One of the lessons I’ve learned from Dell’s efforts is that revenue is the old model for a campaign’s success, and it really doesn’t translate well online. People don’t want to be sold to when they’re in a social environment. The best campaigns seem to support customer service, relationship building (between customers, not just between the customer and the brand) and knowledge exchange. Make sure that you’re looking at the appropriate metrics, especially when you’re starting out. These will change over time as you see what works.

CONCLUSION
The $3 million in Twitter revenue was not achieved just by setting up an account and “following” potential customers. It was part of a strategy rolled out over several years that continues to evolve with the tools and the needs of the company’s community. Relationships take time to build. Your brand will make mistakes. What’s important is that you keep trying to find the right fit, that you listen to your customers, and that you give your customers the experience and attention they deserve. In the end, it literally pays off.

Have you learned any lessons from Dell’s experiences? What’s an example of a change you made based on your participation in an online social community?

CHALLENGE: 2009 Social Media Case Studies

dolphin and cow

If you attended any social media webinar, seminar, conference, panel or similar session in the last 12 months, the case studies referenced by the speakers to showcase the value of social media likely included Dell, Blend-Tec, Starbucks and/or Comcast.

And you probably heard them referenced multiple times by multiple people. The problem was that the social media professionals (call them consultants, gurus, experts, whatever) would take the microphone and share the same four or five stories to illustrate successful examples of  corporate social media work. It was the same redundant thing every time.

I’m just as guilty as everyone else. Those case studies were standards in my deck over the last year and honestly, they were fantastic for introducing the possibilities of social media to an audience largely unfamiliar with the platforms and skeptical of their relevance. I might still use them from time to time with people new to the subject. But really, it’s time to move on.

If you’re still unfamiliar with these case studies, there is ample reference material online that I’ll link to here:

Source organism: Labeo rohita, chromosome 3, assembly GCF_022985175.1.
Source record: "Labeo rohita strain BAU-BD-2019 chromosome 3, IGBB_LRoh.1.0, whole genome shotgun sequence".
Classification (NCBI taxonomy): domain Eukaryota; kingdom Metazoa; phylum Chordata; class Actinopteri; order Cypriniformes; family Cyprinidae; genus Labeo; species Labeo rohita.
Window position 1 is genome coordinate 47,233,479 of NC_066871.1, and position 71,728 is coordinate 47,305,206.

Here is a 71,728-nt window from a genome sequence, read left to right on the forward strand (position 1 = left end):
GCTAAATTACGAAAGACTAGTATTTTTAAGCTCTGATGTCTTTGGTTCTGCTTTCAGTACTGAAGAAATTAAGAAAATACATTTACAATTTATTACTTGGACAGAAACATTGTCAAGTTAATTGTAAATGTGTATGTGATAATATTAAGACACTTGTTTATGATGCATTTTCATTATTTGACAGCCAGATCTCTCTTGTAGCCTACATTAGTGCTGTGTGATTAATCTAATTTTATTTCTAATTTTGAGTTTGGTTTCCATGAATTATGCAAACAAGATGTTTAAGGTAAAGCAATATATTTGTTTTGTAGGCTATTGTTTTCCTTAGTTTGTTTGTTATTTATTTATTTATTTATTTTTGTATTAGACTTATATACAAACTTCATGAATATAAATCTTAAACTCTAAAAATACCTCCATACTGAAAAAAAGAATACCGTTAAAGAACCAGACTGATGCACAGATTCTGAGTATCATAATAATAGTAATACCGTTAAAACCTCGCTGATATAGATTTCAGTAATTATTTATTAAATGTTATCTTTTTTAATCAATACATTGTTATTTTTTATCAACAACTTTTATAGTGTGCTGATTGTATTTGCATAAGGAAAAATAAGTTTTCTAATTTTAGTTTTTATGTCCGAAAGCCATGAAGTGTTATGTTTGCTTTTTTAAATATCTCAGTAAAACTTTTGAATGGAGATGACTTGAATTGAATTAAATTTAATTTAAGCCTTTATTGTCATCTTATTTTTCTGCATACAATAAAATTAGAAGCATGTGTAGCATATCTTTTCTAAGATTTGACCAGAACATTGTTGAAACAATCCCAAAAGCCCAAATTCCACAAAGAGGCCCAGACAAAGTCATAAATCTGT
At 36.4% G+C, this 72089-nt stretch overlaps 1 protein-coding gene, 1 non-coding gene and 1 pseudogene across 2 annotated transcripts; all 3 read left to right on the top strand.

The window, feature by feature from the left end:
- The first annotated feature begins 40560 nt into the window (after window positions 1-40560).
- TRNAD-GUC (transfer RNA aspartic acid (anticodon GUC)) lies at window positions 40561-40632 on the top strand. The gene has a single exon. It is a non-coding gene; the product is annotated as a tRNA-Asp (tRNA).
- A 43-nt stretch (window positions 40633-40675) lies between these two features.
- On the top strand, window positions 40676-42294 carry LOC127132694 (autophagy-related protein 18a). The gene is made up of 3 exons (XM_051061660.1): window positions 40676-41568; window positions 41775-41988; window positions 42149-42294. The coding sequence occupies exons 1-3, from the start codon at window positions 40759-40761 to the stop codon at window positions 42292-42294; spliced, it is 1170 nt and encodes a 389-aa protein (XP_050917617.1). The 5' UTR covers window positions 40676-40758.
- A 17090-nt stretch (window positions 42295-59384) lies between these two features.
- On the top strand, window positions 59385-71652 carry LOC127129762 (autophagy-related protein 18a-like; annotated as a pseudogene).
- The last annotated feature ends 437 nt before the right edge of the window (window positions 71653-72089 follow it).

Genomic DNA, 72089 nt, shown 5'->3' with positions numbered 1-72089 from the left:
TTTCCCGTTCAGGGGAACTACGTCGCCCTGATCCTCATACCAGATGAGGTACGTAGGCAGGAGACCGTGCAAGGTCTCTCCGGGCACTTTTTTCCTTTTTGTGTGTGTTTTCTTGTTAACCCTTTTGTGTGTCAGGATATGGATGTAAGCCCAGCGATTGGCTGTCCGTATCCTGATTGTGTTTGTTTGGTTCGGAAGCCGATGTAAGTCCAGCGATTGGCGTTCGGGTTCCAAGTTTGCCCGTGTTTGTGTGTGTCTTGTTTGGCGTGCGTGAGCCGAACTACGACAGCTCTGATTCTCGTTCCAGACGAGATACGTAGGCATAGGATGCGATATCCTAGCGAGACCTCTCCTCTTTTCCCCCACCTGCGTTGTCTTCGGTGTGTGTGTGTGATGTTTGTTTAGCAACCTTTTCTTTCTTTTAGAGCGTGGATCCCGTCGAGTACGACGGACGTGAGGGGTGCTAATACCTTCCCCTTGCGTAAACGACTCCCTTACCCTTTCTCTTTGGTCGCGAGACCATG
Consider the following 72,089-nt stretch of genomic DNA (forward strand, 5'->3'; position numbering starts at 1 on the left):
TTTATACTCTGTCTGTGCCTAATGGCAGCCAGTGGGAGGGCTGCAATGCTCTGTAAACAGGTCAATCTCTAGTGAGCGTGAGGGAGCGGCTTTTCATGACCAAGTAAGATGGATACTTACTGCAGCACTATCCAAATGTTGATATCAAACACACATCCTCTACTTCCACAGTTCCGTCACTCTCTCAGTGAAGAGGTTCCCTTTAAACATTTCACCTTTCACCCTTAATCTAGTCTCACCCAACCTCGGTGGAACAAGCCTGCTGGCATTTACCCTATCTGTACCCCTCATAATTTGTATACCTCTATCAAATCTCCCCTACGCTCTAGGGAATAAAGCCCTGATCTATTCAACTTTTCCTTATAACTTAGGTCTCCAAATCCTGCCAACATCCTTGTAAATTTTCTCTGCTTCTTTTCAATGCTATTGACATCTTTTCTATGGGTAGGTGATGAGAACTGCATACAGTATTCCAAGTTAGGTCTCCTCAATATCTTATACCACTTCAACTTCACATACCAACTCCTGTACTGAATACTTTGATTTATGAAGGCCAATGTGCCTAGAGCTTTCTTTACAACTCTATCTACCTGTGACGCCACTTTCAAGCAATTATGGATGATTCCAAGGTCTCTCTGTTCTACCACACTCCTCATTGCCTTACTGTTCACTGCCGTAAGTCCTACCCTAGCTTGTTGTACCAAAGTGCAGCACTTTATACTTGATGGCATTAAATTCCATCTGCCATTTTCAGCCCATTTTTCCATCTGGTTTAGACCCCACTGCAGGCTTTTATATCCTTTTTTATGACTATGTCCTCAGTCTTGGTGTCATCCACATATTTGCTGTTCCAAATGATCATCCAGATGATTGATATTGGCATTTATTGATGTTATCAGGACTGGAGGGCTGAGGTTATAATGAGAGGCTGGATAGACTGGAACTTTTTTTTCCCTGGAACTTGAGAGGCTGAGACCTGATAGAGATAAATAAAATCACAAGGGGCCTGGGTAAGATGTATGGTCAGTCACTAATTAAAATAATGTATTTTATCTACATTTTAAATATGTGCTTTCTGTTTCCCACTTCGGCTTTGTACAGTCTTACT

GOOD NEWS

It worked! The hundreds of hours spent evangelizing the benefits of social media combined with the crappiness of the current economy transformed words to action. Many brands have launched blogs, signed up for Twitter and established Facebook Fan pages. Often these case studies helped them to do it.

BAD NEWS

Many still don’t get it. It’s not enough to just set up a social media account and check it off the list. There’s still a lack of strategy behind many of these engagements, and part of the blame falls on how it’s presented (while the other part is management bureaucracy, budgets and a whole lot of other factors beyond our control). As trusted advisors, it’s important we illustrate the benefits of a solid social media strategy by using examples from a diverse set of industries.

OUR JOB

If you are someone who is fortunate enough to have a speaking gig or two lined up in 2009 , I hope you’ll come armed with some new case studies. It would be very impressive if they were case studies from projects you actually worked on. At the very least, conduct a bit of original research so that your version of the case study has a nugget or two that we haven’t heard a thousand times before. We don’t want to hear only about companies that are doing a great job, but those that struggled out of the gate as well. We don’t want only big companies, but also small businesses and players in the B2B space.

You can start by checking out this wiki by Peter Kim that is updated with the latest and greatest examples of corporate social media.

Of course, I’m going to do the same. The gauntlet has been thrown. Bring it.

Photo credit: Tidewater_Muse

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Best Posts of the Week

Thought I’d share a couple of interesting and useful posts I’ve read this week:

Enjoy. And if you have any feedback, please leave them for the bloggers at the end of their posts. Bloggers love feedback!